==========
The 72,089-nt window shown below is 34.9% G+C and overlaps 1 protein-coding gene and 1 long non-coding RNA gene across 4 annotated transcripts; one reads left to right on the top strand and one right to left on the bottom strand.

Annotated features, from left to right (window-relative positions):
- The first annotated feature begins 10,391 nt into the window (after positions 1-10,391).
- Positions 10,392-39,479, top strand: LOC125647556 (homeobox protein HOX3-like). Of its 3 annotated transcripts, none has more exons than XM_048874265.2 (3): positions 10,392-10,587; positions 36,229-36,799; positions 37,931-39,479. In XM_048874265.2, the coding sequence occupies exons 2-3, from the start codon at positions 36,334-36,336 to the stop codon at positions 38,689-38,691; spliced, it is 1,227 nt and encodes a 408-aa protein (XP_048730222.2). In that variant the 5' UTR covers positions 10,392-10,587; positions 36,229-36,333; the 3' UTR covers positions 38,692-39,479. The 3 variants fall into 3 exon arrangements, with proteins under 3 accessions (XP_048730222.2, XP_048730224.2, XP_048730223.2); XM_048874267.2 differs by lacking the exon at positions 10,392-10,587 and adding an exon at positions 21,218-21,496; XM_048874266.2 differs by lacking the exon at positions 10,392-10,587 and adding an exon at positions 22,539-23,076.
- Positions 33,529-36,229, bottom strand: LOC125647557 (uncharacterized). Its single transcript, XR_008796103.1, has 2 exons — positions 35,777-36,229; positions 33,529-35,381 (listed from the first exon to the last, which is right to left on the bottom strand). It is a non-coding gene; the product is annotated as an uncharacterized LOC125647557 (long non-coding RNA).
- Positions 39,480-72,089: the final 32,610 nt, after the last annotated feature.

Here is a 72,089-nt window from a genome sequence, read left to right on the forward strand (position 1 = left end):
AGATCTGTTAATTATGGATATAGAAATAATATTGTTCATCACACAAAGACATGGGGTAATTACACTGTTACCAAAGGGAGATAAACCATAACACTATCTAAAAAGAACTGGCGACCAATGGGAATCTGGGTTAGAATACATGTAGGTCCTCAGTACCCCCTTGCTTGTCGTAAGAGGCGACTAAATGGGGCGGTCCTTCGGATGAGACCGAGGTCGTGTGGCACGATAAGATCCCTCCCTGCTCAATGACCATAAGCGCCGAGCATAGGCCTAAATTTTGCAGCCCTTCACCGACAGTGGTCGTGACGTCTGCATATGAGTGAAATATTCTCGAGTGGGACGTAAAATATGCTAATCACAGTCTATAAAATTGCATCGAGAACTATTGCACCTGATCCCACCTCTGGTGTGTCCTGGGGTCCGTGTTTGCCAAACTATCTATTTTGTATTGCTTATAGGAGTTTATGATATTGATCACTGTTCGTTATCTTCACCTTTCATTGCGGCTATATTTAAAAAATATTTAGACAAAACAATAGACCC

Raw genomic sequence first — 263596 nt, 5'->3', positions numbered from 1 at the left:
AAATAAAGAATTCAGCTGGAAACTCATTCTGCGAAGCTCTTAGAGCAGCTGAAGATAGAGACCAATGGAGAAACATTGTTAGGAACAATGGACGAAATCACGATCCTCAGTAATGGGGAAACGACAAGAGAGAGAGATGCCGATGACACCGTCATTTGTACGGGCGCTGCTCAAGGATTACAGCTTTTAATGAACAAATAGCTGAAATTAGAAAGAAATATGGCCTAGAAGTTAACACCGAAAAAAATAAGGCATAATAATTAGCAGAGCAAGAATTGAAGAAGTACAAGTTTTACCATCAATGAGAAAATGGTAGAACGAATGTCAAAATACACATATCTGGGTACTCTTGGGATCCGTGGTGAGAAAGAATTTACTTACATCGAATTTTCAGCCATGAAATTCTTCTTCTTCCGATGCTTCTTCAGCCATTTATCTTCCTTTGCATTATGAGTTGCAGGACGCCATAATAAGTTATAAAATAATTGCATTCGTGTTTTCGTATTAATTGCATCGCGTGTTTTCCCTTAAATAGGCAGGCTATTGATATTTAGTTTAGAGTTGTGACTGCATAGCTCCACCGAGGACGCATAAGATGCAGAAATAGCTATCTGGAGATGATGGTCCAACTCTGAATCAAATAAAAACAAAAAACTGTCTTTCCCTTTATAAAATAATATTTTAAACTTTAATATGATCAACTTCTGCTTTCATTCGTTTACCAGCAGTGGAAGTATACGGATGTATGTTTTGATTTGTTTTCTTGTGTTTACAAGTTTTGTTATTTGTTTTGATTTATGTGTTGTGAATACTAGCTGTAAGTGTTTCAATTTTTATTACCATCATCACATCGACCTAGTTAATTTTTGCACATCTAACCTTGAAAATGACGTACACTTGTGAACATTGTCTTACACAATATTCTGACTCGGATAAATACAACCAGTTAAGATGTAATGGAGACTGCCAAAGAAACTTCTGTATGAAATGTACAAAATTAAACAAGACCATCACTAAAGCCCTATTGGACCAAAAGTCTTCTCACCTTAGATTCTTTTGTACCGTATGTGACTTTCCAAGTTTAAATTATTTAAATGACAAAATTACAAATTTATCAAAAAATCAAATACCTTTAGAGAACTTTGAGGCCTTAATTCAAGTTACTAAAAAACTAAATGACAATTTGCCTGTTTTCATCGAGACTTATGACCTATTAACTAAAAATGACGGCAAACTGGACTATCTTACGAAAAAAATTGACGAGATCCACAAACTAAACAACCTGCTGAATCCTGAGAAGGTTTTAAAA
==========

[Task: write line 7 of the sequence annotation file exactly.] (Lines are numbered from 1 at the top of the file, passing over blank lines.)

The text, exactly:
Here is a 72,089-nt window from a genome sequence, read left to right on the forward strand (position 1 = left end):